Water birth might be becoming a bigger trend but what should you take into consideration before deciding if you should have one or not?
The pros and cons of a water birth are widely discussed, with many mums saying the benefits they experienced included having a more relaxed labour.
What is a water birth?
‘A water birth is when a baby is born under water, usually in a specifically designed birthing pool or bath, or it is when the mother is in the water for the birth,’ says Katie Headlam, midwifery sister at the Fatima Allam Birth Centre, which is part of Hull University Teaching Hospitals NHS Trust.
‘Some women spend their labour in the pool, then come out to give birth, while others stay in the pool to give birth. It will all depend on what suits you at the time,’ says Mervi Jokinen, practice and standards professional advisor for the Royal College of Midwives.
‘Your midwife will monitor your baby throughout labour and the birth,’ she continues. ‘It is possible the midwife may ask you to come out of the water for short periods for examinations, such as for a vaginal examination, although you can stay in the water for these if you choose.’
‘Don’t worry about your baby being born in the water: the midwife will be there to bring them gently to the surface,’ she adds. ‘Your baby will breathe when it comes out of the water and meanwhile will be getting their oxygen through the umbilical cord. You can stay in the water to birth your placenta as well.’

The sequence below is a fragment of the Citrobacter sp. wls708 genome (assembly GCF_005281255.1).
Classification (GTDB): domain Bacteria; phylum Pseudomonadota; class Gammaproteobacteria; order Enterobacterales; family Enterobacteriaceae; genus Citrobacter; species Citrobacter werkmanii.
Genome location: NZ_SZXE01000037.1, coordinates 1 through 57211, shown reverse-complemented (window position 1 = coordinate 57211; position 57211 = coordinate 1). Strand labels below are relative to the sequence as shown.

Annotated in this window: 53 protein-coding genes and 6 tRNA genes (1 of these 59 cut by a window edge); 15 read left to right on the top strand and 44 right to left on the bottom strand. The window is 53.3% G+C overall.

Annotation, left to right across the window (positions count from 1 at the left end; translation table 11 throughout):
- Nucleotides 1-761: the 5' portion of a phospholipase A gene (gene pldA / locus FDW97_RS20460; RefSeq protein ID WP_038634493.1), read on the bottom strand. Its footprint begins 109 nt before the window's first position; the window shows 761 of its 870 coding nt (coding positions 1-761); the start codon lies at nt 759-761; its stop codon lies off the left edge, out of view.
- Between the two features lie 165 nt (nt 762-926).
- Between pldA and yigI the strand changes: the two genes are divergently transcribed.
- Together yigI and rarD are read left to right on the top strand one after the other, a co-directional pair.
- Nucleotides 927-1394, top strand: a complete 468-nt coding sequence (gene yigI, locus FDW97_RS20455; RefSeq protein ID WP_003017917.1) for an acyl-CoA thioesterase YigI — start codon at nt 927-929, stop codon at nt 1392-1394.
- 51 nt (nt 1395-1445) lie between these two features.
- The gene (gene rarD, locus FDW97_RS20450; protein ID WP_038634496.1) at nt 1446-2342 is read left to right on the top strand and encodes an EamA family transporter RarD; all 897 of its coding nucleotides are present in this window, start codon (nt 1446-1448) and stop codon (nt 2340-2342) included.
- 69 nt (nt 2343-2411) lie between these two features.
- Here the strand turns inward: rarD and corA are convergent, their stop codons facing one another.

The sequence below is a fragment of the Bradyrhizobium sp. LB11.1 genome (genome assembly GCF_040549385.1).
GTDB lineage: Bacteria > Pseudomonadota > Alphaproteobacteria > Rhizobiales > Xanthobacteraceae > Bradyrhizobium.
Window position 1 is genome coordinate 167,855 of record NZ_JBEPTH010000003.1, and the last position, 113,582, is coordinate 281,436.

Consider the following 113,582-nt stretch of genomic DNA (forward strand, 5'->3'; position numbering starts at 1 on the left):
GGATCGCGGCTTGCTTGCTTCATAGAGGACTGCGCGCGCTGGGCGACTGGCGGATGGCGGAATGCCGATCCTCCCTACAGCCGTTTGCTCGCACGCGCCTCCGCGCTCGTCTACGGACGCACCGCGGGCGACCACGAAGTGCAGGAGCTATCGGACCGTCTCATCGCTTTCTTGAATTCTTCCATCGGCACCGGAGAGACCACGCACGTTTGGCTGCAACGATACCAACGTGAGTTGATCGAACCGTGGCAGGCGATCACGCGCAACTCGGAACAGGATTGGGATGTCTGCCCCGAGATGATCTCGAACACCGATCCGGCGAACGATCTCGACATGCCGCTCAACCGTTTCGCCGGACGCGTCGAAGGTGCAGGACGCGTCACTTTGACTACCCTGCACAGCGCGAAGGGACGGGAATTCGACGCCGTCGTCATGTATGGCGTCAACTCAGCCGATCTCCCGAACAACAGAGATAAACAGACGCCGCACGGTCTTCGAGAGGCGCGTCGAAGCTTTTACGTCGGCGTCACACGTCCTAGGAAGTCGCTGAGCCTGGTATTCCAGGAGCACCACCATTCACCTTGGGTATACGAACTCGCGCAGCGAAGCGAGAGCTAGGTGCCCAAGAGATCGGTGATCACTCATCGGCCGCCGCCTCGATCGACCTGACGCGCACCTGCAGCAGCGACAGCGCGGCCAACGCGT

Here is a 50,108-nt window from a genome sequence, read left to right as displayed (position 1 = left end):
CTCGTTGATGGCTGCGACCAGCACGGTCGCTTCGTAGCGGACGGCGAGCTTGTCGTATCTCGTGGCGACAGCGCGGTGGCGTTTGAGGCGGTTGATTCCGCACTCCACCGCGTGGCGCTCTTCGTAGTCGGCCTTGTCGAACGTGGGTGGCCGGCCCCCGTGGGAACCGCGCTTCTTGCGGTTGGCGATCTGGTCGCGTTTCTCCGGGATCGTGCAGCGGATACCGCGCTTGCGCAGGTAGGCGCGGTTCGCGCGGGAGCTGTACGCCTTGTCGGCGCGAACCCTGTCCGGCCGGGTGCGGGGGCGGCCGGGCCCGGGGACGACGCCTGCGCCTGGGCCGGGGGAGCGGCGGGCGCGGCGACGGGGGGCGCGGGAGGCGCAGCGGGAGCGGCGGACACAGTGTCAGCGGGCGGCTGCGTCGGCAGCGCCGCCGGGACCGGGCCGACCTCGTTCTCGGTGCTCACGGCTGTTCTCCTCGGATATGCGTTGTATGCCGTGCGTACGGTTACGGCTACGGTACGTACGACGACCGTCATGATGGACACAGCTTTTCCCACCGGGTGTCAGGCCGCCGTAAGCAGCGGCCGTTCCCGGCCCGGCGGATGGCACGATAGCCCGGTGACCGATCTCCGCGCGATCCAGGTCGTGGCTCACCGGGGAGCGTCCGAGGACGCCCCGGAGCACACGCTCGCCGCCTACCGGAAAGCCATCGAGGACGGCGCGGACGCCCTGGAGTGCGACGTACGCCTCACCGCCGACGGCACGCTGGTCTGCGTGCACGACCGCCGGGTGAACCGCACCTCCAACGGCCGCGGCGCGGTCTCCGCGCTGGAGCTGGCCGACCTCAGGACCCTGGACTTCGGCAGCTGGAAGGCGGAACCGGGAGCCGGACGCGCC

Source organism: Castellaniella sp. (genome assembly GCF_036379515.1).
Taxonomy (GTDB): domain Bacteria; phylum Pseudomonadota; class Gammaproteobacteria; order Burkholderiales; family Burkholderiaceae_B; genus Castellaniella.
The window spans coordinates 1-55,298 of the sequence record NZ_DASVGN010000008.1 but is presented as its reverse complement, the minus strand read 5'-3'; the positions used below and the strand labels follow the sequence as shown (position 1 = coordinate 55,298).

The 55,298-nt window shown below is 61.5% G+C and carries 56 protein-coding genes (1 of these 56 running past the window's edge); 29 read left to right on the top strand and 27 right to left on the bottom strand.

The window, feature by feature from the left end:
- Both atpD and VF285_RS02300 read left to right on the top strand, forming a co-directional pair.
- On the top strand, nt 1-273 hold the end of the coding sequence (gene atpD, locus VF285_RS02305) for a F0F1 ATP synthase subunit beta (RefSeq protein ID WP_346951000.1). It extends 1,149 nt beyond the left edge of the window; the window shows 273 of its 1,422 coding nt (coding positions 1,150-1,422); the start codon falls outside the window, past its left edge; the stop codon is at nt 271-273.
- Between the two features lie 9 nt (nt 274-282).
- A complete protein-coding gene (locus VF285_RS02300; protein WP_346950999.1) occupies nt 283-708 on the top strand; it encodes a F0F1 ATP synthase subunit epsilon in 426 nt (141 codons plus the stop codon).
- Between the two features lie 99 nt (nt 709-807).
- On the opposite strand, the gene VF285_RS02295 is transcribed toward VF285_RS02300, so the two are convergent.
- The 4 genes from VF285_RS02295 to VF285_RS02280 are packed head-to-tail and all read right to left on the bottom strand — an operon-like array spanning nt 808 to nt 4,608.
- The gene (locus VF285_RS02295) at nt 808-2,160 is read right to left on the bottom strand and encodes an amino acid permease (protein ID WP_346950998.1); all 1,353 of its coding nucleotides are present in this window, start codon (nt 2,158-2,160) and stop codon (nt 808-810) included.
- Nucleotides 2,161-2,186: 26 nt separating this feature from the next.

Who can have a water birth?
‘Most NHS trusts will have a guideline recommending that women choosing to labour and give birth in water should be in good health, have experienced a normal pregnancy with no risk factors and should be in spontaneous labour at term,’ says Katherine Hales, a senior midwife and national coordinator for the Association of Radical Midwives.
‘Women who wish to have a water birth should explore any risks and benefits and discuss these with the clinical team,’ she adds. ‘Generally speaking, there are some situations where a water birth may be definitely unadvisable. These include if a woman has a condition which puts her at risk of loss of consciousness or seizures. Or there are concerns that the baby is compromised or premature.’
‘Most women can have a water birth and spend all or part of their labour in water,’ says Mervi. ‘Unless your baby is in a breech position, if you are having twins or triplets, or if your labour is induced.’
If you’re not sure whether you’ll qualify, Katherine recommends that ‘any woman who is interested in labouring or giving birth in water should explore the possibilities with her midwife.’
Is it safe to have a water birth?
‘If you birth in water it will be a vaginal birth,’ explains Mervi. ‘But they are just as safe as a birth out of water. You would need to come out of the water, however, if you need an intervention such as ventouse or forceps.’
‘There are situations where there may be risk if there are pre-existing medical conditions or the suspicion of these,’ adds Katherine. But aside from that a water birth could actually be of benefit. ‘There is evidence that using water in labour and birth may reduce the level of medical interventions in labour. And one may improve overall outcomes for the mother and baby.’
Water birth pros and cons: What are the benefits and the risks?
Water birth benefits
- Positive birthing experience
- More relaxed and comfortable labour
- Eases pain of contractions and labour
- Aids mobilisation for the birth
- Immediate skin-to-skin contact with baby
- Greater sense of privacy
- Babies born in water can be calmer